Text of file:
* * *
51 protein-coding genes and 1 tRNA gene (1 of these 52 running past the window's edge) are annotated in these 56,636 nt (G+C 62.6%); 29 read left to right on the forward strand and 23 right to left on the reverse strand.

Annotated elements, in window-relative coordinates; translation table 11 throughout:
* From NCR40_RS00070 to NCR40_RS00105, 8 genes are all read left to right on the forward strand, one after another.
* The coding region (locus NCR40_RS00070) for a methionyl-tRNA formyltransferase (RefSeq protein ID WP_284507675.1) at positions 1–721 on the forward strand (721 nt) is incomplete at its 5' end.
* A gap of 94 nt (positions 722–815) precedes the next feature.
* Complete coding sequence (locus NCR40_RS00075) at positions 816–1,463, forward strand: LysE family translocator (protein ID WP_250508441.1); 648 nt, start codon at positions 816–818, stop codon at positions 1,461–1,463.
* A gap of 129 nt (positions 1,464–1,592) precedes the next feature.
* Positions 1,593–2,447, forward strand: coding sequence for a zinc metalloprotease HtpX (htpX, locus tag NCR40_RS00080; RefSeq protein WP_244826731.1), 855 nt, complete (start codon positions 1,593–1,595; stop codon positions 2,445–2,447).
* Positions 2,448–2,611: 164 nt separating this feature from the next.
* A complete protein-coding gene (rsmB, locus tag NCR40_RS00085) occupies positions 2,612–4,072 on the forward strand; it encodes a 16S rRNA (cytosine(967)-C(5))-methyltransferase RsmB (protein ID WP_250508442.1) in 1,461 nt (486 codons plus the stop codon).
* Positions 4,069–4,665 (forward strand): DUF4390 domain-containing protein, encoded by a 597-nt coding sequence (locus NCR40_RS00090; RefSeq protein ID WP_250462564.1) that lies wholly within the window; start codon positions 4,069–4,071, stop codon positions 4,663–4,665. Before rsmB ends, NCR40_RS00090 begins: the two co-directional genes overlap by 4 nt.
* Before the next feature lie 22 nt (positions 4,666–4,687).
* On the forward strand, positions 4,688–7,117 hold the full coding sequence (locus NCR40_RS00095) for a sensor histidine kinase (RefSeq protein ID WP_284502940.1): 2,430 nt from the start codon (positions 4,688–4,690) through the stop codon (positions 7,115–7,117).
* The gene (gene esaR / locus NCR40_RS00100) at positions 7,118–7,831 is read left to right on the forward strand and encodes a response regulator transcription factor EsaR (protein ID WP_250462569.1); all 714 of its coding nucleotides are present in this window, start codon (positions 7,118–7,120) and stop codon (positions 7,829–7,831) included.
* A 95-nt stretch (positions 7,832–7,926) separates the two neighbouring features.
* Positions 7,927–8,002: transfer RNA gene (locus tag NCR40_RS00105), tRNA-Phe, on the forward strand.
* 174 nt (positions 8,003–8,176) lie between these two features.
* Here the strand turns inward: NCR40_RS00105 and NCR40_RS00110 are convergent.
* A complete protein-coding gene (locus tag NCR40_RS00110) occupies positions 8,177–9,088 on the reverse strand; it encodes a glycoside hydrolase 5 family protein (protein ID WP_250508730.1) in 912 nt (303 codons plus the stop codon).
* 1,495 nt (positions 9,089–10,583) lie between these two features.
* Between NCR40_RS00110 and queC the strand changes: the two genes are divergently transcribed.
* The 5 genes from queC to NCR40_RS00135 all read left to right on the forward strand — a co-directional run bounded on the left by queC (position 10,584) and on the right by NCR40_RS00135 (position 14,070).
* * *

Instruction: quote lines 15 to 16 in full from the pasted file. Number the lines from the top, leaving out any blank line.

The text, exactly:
* A 95-nt stretch (positions 7,832–7,926) separates the two neighbouring features.
* Positions 7,927–8,002: transfer RNA gene (locus tag NCR40_RS00105), tRNA-Phe, on the forward strand.